"You could just lose your life over your hat, your horse, your gun, your woman, any damn thing," Burton said. "The Indian Territory was where the majority of deputy U.S. marshals had been killed in the line of duty in the history of the Marshals Service. You're looking at a little over 200 who have been killed in the line of duty to this date right now. On record, over 130 were killed in the Indian Territory. You also had Indian policemen getting killed. You had town municipal policemen getting killed. It had to be the greatest battleground between crime and law in the history of the United States of America."

Over the Dead Line

With the Indian Territory on the verge of anarchy, the federal court for the Western District of Arkansas was moved from Van Buren to Fort Smith in 1871, with former U.S. Congressman Isaac C. Parker confirmed as the federal judge there in 1875. Parker acted quickly, ordering his chief U.S. marshal to hire 200 deputy marshals to uphold the law and serve warrants in the Indian Territory and most of western Arkansas — almost 75,000 square miles. One of those hired was Bass Reeves, making him one of the first — if not the first — black deputy U.S. marshals west of the Mississippi.

In that world before radios to call for assistance, Reeves would have ridden out into the Indian Territory with only a pocketful of warrants from the federal court, a cook, a chuckwagon and a single "posseman" for backup (Reeves himself often worked as a posseman in his early days as a deputy marshal). Beyond that, Burton said, he would have been on his own.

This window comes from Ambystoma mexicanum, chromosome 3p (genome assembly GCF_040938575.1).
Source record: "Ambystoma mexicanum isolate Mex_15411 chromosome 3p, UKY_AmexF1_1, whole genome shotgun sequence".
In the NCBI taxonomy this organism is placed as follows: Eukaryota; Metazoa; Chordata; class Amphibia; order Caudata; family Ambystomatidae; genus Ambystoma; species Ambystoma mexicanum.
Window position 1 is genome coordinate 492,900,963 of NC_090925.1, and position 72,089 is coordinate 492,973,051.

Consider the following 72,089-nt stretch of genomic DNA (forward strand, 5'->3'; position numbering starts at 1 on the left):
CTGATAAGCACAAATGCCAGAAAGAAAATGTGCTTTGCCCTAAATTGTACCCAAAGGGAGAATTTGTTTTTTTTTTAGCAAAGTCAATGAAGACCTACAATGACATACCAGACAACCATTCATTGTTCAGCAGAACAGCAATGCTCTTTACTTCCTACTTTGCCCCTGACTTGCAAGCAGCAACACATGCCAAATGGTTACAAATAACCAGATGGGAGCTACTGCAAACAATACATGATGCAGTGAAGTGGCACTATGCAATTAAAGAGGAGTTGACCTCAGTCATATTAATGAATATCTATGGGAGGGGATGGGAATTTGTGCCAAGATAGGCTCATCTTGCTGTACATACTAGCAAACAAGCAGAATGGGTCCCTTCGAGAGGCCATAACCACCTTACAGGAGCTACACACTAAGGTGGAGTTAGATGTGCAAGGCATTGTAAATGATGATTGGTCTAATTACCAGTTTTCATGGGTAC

"When you rode into the Indian Territory, you couldn't call for backup," Burton said. "It was you against the elements and desperadoes. Many times, they would be ambushed at night while they were sleeping in their camps. They would be assassinated."

Deputy marshals for the Fort Smith court would have ridden as far as Fort Supply in far western Oklahoma in pursuit of fugitives. Amazingly, Reeves was illiterate his whole life, so he memorized the warrants when he received them.

It was a difficult, dangerous place to try and enforce the law, beset both by entrenched criminals and jurisdictional quirks, such as the one that allowed a deputy marshal to arrest a Native American who had committed a crime against a white or black, but not another Native American. Though the deputy marshal's primary job was tracking down and bringing in those sought under warrants, they were also allowed to make on-the-spot arrests for most serious crimes, including murder, assault, arson, rape, robbery, theft and incest. Marshals were paid by the arrest, plus a per-diem fee and a fee for feeding the prisoners they arrested. They had a set time limit of 30 days (with allowances for high water) to make their rounds in the territory and return to Fort Smith, with the time limit serving to keep them from padding their per-diem account — a temptation that many deputy marshals appear to have succumbed to.